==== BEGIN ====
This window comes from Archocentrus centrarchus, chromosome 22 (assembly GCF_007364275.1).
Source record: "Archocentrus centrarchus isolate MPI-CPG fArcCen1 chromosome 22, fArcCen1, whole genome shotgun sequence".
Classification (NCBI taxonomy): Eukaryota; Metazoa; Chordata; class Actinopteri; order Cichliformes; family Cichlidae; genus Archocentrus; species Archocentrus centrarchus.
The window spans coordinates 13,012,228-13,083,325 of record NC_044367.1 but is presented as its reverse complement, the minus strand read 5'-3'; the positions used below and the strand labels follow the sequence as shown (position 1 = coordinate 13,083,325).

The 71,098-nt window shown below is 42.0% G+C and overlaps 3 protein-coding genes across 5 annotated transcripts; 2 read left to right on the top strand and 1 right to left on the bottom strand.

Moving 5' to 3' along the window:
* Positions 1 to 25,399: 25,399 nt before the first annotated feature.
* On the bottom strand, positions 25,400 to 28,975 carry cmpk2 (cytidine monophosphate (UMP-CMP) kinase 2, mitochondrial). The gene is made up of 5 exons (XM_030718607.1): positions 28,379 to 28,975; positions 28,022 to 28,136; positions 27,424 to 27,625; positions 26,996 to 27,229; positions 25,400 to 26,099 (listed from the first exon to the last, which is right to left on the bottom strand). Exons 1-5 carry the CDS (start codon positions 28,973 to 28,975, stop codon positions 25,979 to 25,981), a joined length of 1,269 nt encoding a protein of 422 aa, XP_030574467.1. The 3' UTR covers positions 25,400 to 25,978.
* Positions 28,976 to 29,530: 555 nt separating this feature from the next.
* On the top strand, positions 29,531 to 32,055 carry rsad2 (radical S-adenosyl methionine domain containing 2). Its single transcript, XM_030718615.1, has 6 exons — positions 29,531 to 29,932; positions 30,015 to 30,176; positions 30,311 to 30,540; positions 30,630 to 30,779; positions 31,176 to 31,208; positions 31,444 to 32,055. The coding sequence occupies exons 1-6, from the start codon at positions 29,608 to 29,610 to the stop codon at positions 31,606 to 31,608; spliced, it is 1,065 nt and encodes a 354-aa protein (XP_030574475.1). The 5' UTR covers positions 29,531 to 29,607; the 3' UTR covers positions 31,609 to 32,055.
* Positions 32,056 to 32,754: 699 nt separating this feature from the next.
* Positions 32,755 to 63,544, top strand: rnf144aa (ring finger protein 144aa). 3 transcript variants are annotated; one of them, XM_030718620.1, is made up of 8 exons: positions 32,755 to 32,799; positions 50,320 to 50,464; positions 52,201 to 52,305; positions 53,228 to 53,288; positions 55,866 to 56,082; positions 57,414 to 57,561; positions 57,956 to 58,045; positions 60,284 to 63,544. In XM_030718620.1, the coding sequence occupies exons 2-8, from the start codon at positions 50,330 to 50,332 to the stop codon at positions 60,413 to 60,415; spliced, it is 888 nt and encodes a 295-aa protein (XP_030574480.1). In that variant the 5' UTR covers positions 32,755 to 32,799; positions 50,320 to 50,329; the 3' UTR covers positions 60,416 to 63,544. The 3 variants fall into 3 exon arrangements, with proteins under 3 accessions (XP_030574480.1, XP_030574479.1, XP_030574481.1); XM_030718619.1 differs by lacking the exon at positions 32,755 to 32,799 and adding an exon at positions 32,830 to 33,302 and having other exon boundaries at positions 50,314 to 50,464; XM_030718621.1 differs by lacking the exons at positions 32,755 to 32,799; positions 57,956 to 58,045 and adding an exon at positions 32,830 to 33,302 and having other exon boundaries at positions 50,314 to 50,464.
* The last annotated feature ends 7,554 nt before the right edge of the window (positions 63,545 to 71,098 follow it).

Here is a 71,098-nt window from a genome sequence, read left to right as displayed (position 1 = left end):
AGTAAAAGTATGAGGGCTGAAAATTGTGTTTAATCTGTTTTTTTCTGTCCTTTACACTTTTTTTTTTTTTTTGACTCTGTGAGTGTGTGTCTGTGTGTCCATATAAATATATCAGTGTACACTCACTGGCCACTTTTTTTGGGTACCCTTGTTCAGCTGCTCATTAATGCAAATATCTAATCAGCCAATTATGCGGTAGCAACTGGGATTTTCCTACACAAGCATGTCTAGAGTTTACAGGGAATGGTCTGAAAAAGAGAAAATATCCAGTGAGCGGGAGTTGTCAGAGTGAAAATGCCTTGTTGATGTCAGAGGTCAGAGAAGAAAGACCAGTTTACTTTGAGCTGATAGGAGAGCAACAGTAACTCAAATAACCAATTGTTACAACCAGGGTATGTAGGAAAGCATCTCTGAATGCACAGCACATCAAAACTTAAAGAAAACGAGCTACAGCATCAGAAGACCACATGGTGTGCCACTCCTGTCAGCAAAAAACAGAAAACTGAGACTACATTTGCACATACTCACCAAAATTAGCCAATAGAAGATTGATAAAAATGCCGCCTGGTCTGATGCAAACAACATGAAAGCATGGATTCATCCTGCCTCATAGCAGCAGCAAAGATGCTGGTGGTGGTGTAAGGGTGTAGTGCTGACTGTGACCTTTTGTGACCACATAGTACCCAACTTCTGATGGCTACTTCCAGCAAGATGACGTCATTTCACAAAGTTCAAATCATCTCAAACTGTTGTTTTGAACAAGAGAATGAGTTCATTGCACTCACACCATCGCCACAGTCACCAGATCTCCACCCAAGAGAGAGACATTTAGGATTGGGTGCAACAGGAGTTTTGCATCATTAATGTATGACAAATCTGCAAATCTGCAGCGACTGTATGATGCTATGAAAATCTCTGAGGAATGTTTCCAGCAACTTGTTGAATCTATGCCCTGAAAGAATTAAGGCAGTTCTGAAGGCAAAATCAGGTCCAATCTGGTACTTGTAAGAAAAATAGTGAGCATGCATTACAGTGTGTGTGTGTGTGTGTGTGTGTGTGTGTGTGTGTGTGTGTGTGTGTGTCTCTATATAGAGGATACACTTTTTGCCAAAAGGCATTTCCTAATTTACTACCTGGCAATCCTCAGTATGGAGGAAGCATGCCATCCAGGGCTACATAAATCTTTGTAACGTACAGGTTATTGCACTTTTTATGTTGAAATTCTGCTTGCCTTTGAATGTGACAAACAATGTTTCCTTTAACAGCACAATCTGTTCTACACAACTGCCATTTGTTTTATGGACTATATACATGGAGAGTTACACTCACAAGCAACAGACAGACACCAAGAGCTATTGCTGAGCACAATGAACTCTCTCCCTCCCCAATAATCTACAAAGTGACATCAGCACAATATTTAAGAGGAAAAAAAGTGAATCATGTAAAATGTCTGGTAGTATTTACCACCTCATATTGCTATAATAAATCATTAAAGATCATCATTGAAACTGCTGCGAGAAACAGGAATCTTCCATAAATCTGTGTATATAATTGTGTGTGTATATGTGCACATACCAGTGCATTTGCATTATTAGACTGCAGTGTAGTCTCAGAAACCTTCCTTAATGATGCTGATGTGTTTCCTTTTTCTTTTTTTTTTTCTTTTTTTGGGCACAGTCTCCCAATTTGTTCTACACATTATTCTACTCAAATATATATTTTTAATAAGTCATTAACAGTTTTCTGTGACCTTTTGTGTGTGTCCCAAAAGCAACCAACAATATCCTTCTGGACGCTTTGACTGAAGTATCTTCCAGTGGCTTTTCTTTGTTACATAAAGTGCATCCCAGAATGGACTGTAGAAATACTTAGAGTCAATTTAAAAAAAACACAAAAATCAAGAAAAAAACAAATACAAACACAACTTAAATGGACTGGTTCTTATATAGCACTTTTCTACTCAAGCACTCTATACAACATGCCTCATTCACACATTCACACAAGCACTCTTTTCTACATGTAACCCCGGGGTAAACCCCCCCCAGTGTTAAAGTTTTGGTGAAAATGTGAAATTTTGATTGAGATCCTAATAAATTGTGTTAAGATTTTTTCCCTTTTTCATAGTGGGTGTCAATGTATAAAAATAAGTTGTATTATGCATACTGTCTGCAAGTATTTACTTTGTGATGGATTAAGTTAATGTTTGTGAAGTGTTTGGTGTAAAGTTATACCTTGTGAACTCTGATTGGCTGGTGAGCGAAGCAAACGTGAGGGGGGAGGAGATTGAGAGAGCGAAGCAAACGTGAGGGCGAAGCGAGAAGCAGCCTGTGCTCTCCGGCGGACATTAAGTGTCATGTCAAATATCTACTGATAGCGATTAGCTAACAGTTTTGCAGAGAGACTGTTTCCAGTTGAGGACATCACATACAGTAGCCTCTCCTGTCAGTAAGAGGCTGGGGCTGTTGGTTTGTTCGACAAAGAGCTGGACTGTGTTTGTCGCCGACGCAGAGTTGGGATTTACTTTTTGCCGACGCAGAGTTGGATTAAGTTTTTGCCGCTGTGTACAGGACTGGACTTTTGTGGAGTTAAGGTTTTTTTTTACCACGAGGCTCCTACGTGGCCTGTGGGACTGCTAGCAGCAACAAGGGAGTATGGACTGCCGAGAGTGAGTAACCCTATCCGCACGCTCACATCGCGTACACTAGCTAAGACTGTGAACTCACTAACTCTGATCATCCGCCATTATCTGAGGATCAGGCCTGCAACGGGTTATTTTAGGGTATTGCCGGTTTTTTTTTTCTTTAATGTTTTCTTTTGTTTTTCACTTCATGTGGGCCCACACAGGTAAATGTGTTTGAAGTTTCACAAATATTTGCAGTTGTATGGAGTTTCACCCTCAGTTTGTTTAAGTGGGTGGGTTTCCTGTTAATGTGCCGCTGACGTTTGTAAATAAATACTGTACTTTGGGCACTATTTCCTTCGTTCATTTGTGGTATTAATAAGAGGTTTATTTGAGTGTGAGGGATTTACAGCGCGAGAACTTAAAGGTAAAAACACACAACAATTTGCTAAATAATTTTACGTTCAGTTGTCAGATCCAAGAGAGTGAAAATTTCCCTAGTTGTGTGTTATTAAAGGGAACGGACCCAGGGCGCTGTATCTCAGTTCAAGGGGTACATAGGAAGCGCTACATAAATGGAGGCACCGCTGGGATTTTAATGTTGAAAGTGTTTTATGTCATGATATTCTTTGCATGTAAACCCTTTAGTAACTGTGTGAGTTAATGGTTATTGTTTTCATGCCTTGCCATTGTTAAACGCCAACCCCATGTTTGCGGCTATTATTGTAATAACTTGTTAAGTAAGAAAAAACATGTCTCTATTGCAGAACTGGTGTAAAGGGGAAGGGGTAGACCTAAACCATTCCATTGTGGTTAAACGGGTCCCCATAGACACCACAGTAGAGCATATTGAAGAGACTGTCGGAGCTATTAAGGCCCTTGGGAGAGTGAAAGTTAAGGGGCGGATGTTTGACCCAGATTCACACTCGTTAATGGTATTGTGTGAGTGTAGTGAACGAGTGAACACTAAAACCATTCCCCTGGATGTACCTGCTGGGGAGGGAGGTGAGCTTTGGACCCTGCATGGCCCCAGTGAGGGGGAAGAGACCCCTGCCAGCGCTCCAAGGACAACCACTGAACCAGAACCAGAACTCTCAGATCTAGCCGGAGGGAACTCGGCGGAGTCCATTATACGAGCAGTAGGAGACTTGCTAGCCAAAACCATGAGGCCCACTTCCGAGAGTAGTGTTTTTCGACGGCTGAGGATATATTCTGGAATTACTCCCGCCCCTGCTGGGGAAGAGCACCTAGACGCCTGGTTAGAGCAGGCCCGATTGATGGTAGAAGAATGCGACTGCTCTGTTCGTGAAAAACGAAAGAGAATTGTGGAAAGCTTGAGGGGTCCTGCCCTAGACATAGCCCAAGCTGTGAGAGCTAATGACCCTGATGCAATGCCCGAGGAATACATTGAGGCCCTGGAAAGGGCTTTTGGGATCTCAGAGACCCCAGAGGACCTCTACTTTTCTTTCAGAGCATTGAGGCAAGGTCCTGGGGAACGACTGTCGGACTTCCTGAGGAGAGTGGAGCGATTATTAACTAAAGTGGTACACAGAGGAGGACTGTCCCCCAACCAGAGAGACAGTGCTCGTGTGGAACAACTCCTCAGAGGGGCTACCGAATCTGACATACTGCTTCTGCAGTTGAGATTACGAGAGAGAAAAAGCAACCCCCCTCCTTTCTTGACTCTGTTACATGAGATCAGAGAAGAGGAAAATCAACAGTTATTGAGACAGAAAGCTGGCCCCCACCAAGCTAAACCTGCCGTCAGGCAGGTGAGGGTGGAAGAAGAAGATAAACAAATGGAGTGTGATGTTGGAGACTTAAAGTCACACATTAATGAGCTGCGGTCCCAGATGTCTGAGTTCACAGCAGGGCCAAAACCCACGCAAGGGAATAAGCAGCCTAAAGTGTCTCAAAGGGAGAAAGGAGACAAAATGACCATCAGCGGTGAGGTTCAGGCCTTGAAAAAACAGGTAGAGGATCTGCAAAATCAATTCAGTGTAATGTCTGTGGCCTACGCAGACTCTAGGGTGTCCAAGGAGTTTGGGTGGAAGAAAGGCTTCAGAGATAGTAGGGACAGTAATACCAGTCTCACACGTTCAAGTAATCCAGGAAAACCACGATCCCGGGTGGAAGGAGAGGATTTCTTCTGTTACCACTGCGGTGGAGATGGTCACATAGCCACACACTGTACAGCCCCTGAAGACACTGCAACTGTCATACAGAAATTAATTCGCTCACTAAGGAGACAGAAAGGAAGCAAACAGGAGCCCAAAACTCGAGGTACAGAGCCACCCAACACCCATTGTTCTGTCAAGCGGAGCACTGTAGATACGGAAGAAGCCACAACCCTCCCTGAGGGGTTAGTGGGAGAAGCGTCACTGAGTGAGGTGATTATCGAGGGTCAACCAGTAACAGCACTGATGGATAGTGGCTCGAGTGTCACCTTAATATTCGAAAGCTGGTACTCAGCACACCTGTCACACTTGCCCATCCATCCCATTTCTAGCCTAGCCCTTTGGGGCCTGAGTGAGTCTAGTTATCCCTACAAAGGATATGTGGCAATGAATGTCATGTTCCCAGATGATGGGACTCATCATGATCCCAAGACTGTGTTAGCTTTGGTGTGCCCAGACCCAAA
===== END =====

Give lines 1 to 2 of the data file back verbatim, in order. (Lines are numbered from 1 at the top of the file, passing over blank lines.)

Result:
This window comes from Archocentrus centrarchus, chromosome 22 (assembly GCF_007364275.1).
Source record: "Archocentrus centrarchus isolate MPI-CPG fArcCen1 chromosome 22, fArcCen1, whole genome shotgun sequence".